Today one of our own will be awarded the Medal of Honor for valorous acts in combat. Sgt. Dakota Meyer, a former Marine stationed with the Embedded Training Team 2-8 in Ganjgal Valley Afghanistan in 2009, braved an intensive complex ambush for more than six hours to recover the bodies of fellow Marines, a Navy Corpsman and protect the lives of 46 US and Afghan forces. A summary of his actions is provided by the Marine Corps:
Upon listening to 1st. Lt. Johnson yell over the radio, “If [you] don’t give me this air support, we are going to die out here,” Meyer requested permission to enter the kill-zone and was denied the four times he asked. After four denials, he took it upon himself to leave his relatively safe location at the ORP. Meyer mounted a gun truck with Rodriguez-Chavez as the driver.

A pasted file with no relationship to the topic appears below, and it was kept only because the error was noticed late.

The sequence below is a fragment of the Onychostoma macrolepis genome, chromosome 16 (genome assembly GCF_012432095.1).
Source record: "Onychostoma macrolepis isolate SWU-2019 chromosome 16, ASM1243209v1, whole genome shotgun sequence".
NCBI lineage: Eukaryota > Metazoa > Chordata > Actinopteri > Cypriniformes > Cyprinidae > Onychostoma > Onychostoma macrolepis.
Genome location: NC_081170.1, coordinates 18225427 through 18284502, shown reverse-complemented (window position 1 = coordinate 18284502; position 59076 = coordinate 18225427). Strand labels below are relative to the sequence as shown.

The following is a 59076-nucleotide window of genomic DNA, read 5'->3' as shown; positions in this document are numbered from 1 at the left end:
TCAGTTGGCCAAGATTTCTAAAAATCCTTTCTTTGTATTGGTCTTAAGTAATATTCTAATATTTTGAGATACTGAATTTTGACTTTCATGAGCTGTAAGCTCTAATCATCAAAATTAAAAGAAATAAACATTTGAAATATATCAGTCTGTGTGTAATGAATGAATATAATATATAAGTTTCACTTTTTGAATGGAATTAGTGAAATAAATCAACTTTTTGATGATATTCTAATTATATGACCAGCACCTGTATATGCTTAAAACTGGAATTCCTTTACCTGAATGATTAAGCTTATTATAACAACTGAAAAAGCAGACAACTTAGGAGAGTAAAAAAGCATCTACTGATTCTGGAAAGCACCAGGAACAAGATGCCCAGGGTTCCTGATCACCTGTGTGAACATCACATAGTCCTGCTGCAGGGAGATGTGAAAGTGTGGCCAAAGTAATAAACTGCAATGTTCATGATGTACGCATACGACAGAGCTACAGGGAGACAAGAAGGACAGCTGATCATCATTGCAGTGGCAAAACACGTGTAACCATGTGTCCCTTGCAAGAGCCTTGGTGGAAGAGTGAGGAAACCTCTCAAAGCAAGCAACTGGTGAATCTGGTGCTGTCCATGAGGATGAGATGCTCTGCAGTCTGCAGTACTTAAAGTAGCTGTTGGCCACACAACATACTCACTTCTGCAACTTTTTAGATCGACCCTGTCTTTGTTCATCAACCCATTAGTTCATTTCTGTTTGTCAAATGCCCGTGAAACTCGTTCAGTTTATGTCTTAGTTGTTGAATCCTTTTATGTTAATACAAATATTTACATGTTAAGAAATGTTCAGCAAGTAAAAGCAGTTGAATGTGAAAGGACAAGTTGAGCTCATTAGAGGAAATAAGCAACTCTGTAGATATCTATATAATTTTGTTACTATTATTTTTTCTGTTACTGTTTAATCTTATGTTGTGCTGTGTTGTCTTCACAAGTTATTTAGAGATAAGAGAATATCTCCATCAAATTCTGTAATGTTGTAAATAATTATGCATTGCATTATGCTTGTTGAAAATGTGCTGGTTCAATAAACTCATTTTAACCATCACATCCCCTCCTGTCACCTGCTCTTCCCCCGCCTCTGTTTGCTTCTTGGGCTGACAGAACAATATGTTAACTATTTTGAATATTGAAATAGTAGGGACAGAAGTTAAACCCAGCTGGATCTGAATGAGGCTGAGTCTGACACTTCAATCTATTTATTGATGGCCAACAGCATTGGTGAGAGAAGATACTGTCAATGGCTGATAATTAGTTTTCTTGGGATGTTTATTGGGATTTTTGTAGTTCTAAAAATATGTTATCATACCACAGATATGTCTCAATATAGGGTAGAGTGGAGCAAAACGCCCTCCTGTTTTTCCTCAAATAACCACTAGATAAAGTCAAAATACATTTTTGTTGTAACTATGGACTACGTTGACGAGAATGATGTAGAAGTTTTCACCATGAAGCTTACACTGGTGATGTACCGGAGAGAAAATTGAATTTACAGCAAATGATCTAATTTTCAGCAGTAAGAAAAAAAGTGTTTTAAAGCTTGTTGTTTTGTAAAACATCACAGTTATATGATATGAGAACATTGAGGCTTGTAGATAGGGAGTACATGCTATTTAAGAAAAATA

Read the rest of the summary to understand exactly why he is being recognized today.
Sgt. Meyer joins Staff Sergeant Salvatore Giunta and SFC Leroy Petry, as the third living recipient of the Medal of Honor since Vietnam, and the first Marine. But he’s also the first Veteran to receive the award. SSG Giunta and SFC Petry were on active duty when the award was presented to them. Sgt. Meyer left the Marine Corps last year and moved back to Kentucky, where he splits his time between a job in construction and the Marine Corps Scholarship Foundation.
As Sgt. Meyer begins the sometimes difficult life of Medal of Honor custodian (though having a beer with the President is a nice perk), we at VA congratulate him on his dedication to his fellow Marines, and we remember the sacrifices of those who didn’t make it back alive. Thank you, Sgt. Meyer, for ensuring they came back home. Their families and a nation are in your debt.